Fast Food: Myths, Facts, and Making Healthy Choices
Fast food restaurants aren’t the most popular eateries in the country just because their fast. They’re also convenient (because they’re everywhere) and in many cases, tasty. But when we’re trying to make healthy choices while also eating on-the-go, what factors do we have to take into consideration before making a decision? Today we’re taking a closer look at four of our country’s most popular Fast Food Chains and helping you weigh some options to make the healthiest choice for you.
Should I get the Big Mac or the Artisan Grilled Chicken Sandwich?
While you might have heard that “lean meat” is a healthier option (as opposed to beef), the “low fat as a healthier option” fact has been debunked. Fat is healthy (and delicious). Yes, even saturated fat!
With that being said, the big difference between these two options is the fat content, with the Big Mac ringing in at 28 grams, and the Chicken Sandwich ringing in at just 6. Both options have similar amounts of protein and carbohydrates, but the additional fat provides the Big Mac with 150 additional calories. The best option? It depends on you.
Since the only big difference between these two options is the calories, the Big Mac might be a better option if you know it’ll be a while before your next meal. However, if you’re looking for a lighter option to hold you over for just a couple of hours, the Chicken Sandwich might be the better call.
While having a calorie count in many restaurants is a great tool, less isn’t always better. Make sure you take into account your life, and what you have going on that day, so you can be properly fueled, and prevent overeating due to excessive hunger later in the day. If you’re looking to squeeze in a few extra servings of veggies for the day, you can add-in or swap-in one of McDonald’s salad options to your meal.
Should I get the Reduced Fat Cinnamon Swirl Coffee Cake or a Chocolate Croissant?
When you’re looking to make a more health conscious choice, it might be tempting to reach for the “obvious” low or reduced fat menu item. However, most all low or reduced fat items contain higher amounts of sugar, usually to make up for the fact that the low or reduced fat option no longer tastes good.
In this scenario, your Reduced Fat Coffee Cake, while it has about half the amount of fat as the croissant, it also has 70 additional calories (370 compared to 300), almost twice the amount of carbohydrates (67 grams compared to 34 grams), and four times the amount of sugar (41 grams compared to 11 grams)… four times! You’re certainly asking for a mid-morning sugar crash with this reduced fat, seemingly healthier option. Between these choices, I would choose the croissant every time.
While the croissant is a smarter choice for a treat, Starbucks also has some more nutrient dense options, such as their Whole Grain Egg White, Spinach, and Feta Wrap and the Zesty Chicken and Black Bean Salad Bowl.
Should I get the Low Fat Blueberry Muffin or the Chocolate Frosted Donut?
This is a test. If you learned anything from the Starbucks experience, you know by now that the low fat option is not the healthiest! Unfortunately though, not only is the blueberry muffin labeled as “low fat,” it also graces the Dunkin’ Donuts “DD Smart” menu, which specifies the muffin as a healthy, “smart” choice.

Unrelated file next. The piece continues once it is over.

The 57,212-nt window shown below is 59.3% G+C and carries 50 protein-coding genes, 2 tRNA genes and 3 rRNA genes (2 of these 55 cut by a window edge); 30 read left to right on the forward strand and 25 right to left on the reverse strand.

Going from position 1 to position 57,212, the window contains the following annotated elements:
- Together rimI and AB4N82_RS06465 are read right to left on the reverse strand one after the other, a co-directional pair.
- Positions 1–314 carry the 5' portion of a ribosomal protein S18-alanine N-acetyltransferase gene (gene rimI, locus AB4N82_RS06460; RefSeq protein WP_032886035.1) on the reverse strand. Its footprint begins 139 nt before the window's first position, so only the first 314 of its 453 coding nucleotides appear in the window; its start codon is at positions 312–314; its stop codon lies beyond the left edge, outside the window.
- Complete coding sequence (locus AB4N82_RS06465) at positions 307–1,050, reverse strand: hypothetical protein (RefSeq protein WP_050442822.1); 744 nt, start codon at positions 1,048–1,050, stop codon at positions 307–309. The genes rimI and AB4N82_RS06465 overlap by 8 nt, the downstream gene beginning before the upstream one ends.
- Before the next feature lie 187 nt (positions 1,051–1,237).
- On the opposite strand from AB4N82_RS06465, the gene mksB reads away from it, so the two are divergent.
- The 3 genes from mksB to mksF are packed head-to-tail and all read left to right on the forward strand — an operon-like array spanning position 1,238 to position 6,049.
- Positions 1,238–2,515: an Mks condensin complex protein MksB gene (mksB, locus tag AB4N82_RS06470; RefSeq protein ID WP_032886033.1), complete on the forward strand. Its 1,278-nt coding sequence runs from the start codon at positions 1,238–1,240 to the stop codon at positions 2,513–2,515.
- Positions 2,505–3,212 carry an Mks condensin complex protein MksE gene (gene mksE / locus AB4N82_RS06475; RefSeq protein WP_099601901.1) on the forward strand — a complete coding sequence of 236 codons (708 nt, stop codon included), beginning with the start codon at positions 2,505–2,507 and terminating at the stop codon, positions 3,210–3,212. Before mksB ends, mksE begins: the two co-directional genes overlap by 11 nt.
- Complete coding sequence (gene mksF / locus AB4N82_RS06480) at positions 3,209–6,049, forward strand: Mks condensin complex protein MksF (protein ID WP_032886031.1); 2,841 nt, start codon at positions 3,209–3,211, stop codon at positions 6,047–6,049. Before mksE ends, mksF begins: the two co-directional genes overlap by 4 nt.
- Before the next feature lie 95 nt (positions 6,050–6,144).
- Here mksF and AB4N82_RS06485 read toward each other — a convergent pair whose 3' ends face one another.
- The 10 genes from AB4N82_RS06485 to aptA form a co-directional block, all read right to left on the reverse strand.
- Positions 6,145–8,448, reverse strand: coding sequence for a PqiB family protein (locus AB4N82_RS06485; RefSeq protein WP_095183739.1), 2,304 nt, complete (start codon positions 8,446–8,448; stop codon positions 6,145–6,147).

Next time you decide to head into a Dunkin Donuts, outsmart them and walk out with a classic donut instead. The chocolate frosted donut has 60 fewer calories (350 calories compared to 410), almost half the amount of carbohydrates (40 grams compared to 75 grams), and three times less sugar (13 grams compared to 39 grams) than the Low Fat Blueberry Muffin.
Do either of these options offer any true nutritional value? No. However, when you choose something like the Chocolate Croissant from Starbucks, or this Chocolate Frosted Donut, it feels more like a treat, instead of tricking yourself into thinking you’re making a healthy choice. I recommend you savor and enjoy these chocolatey treats, or instead, try one of DD’s truly healthier options, such as their Egg & Cheese English Muffin, which has enough protein and fiber to hold you over until you can sit down to a healthier meal.
Should I get the 7-Layer Burrito or the Double Decker Taco Supreme?
These options at first glance might appear to be two similar options. And that’s because they are! Both contain 7 grams of fiber and 14 grams of protein, a winning combination to promote fullness and satisfaction and prevent a “crash” later in the day. However, the Double Decker Taco Supreme actually contains about 100 fewer calories, and almost 20 fewer grams of carbohydrates. And, like we mentioned above, less isn’t always necessarily better. However, in this scenario, since both options provide equal amounts of the “good stuff” (fiber and protein), the empty nutrition that you’re getting from the extra calories and carbohydrates aren’t really necessary, especially since both options likely taste similar.
If you feel like the smaller (340 calorie) Taco Supreme won’t hold you over until your next meal, consider adding some healthy fat in the form of a side of guacamole. Since fat digests the slowest out of the three macronutrients (proteins and carbohydrates being the other two), it can always be helpful in aiding in fullness. Of course Taco Bell also carries some more obvious healthy choices, such as salads, and “Power Bowls” as well.
What are your favorite Fast Food Restaurants? Do you often try to make a healthier choice? Let us know in the comments below, and let us help you make the best choice for you!